#1- A Helmet

Whether you are going from a free-spirited trail rider or from an expensive show helmet made of Titanium it’s really important to wear head protection in Endurance riding. Endurance is different than a relaxing trail ride as majority of the ride is done at a trot. There are also other elements to consider like rocky trails, or low hanging tree branches. Unlike the hunter/jumper horse show scene, a helmet for endurance is fairly inexpensive. It’s also helpful to get a helmet that is lightweight, (you will be wearing it for 6-24 hours a day!) provides plenty of ventilation, and fits well.

My Tipperary wasn’t an expensive purchase, just under $100 in comparison to expensive show jumping helmets.

#2- Ditch the tall boots; get something more comfortable.

One thing that you will not find in endurance is tall boots. The first thing that I got when I decided to switch to endurance riding were my Ariat Terrain Zip H20 boots. I did a 12 mile “Fun Ride” before I officially switched to endurance and could not believe how discomforted I was while wearing paddock boots. It’s very important to find a boot that is shock-absorbing because your feet can and will go numb! It is also common in endurance to have to dismount your horse and walk or run alongside him to give yourself and your horse a bit of a break. Some riders wear athletic shoes with cages on their stirrups, but most riders opt for the Ariat Endurance boots which are very similar to hiking boots.

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My Ariat Terrain H20 Zips have lasted me hundreds of miles and I wear them when I hike as well. 

 

#3- Comfort Stirrups & Seat Saver

When I did the Fun Ride last year I rode in my dressage saddle and irons. I did not know this would be a problem considering I have spent hours in the saddle in other disciplines. However, with endurance riding you can go hours posting the trot and not realize how uncomfortable that can end up being. I had searing pain in my ankles, and my toes went numb from only riding 12 miles. The other thing you may need is a seat saver, sheepskin cover, or a gel seat added. Being in the saddle for hours at a time can be uncomfortable to the point where you bum is sore. I had a friend who rode in a western saddle during a 30 mile ride and she immediately decided to purchase an endurance saddle after that ride. I ended up deciding to go all out and purchase a Tucker Endurance Saddle that features a “Gel-Cush” seat and “Ergobalance Trail Glide” stirrups.

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I love my saddle so much it’s sickening. I bought it off Ebay brand new and fell in love with the black leather and brass heart conchos. 

#4 Riding Tights

Unlike other English disciplines, endurance riders steer clear of breeches and jeans. Most riders wear Kerrits or Irideon riding tights that provide seamless comfort and eliminate chafing. Some riders even wear athletic tights.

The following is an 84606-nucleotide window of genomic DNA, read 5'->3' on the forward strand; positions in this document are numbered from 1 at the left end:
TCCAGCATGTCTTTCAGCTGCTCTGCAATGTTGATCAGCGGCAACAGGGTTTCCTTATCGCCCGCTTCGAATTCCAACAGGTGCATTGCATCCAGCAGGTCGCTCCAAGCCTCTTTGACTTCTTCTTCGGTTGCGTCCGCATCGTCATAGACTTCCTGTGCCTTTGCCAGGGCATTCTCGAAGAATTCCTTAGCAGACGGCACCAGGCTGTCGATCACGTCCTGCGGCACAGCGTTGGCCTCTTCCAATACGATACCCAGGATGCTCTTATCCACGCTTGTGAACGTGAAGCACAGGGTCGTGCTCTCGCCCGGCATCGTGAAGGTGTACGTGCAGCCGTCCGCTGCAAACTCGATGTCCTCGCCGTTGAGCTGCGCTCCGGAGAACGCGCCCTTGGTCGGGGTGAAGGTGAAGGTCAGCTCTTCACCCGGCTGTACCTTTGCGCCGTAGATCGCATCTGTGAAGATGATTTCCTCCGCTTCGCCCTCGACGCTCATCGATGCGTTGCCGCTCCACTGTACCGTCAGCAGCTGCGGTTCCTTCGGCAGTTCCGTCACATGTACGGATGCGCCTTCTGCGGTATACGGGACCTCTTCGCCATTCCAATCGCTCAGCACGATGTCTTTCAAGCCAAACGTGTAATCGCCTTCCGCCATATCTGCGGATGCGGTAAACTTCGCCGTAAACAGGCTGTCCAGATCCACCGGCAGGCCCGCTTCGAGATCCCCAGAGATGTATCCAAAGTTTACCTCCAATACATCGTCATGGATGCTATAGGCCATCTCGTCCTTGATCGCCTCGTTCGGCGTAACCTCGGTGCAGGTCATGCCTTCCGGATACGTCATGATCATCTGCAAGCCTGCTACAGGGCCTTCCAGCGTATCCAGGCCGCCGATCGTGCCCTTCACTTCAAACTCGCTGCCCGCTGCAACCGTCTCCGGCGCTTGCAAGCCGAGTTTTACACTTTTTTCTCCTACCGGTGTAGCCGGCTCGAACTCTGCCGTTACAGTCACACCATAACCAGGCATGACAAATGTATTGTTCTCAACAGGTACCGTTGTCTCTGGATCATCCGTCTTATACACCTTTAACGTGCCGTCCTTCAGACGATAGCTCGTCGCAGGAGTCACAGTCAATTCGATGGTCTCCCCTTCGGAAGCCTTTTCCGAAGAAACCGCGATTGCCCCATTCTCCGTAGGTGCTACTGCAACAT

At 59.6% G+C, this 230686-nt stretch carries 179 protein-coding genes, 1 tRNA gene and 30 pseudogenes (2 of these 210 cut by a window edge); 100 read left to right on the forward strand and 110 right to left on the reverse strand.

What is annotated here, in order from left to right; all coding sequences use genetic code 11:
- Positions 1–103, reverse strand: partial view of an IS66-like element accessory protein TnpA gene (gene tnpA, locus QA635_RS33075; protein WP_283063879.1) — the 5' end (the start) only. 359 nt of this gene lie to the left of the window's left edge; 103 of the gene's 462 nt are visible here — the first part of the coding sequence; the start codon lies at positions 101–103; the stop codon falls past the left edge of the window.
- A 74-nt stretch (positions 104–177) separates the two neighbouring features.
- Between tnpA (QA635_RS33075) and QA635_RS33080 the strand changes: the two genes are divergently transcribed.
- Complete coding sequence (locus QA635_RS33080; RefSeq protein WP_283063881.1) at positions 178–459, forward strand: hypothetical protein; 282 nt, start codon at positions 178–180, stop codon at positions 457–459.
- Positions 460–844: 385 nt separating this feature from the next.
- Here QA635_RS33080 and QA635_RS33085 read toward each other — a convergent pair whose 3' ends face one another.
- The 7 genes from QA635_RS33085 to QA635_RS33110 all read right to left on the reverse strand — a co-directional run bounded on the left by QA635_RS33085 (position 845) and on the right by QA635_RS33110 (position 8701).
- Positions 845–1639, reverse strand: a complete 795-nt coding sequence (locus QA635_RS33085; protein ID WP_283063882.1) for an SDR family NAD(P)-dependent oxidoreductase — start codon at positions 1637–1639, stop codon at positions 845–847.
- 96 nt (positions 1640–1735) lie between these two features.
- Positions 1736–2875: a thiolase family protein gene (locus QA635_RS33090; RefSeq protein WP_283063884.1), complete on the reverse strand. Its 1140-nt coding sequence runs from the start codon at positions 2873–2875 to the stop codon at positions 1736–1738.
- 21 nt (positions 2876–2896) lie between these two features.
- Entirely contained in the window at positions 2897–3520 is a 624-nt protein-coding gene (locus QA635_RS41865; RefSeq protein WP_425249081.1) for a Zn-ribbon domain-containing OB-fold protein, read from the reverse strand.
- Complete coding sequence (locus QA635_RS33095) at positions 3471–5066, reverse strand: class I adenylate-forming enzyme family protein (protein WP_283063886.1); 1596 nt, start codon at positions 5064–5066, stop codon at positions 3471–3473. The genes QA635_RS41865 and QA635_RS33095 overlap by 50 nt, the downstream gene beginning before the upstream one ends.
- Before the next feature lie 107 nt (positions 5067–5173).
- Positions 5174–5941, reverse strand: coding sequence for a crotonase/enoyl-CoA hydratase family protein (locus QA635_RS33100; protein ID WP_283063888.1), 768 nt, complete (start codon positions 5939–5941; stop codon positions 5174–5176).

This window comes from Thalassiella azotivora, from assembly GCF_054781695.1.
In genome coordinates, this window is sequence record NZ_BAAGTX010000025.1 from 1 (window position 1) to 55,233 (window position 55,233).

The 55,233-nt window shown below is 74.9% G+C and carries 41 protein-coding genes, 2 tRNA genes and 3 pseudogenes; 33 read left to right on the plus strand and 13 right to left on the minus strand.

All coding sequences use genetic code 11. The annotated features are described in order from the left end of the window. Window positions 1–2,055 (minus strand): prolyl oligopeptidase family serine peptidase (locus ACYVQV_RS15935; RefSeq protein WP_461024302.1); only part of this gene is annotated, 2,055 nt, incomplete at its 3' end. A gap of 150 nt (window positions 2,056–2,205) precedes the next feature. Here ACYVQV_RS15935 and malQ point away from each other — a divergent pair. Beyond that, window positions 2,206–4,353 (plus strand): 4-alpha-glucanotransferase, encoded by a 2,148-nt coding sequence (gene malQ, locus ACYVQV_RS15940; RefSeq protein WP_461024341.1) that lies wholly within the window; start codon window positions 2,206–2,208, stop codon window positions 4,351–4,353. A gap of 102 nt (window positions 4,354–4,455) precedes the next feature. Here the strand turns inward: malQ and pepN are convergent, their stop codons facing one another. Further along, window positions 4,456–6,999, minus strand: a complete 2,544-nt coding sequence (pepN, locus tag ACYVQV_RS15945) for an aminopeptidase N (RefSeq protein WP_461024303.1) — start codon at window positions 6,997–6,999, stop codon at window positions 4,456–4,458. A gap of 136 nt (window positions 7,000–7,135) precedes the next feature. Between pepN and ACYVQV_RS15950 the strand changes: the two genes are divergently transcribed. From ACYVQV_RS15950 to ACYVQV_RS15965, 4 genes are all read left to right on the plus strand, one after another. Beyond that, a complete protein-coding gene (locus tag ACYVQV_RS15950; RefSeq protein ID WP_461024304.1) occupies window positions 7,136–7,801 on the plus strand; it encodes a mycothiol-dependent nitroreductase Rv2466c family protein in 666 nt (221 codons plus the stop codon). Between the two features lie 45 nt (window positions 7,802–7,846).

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I actually have Lululemon tights on in this picture.

#5 Hoof Protection

In America, endurance riding takes place in fairly rocky and difficult terrain and especially here in Arizona. It took me some time and some trial and error but my 16hh Thoroughbred mare needed a more rugged set of shoes than just steel. She is now comfortable and happy being ridden in Easy Shoe Performance N/G shoes. My mare is confident now about going up and down steep and rocky terrain. Another common option is to leave your horse barefoot and use boots

Annabel currently wears the Easy Shoe Performance N/Gs (not shown) and has a pair of Renegades as spares. I would eventually like to have her barefoot and use the Renegades all the time.

#6 A HiTie System for your trailer

Camping is a part of endurance riding and it is rare to be stabled at a base camp that has corrals or stalls. You can tie your horse directly to your trailer, but I felt bad that my mare couldn’t walk around and was worried she’d get tangled up in the middle of the night while I slept. I had a “HiTie” system by Easy Care installed on the side of my horse trailer. My mare now has a 13’ diameter and can comfortably graze, lie down, and roll. I’ve been using one this whole season and have never had any problems with it.

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Annabel loves being on the Hi-Tie. 

Comfort is key when it comes to Endurance. At my first ride, I gawked at the idea of having to wear running shoes while riding, riding tights and putting sheepskin on my saddle (fashion before comfort-not!). I spent years in Show Jumping and Eventing looking trendy in my breeches and button-ups but notice how my “Must-Haves” are for the comfort of myself and my mare? Spending a little bit of money on these things are a great way to get started on successfully, and the least painful way to get through a ride.

What were your “must-haves” when you switched to Endurance?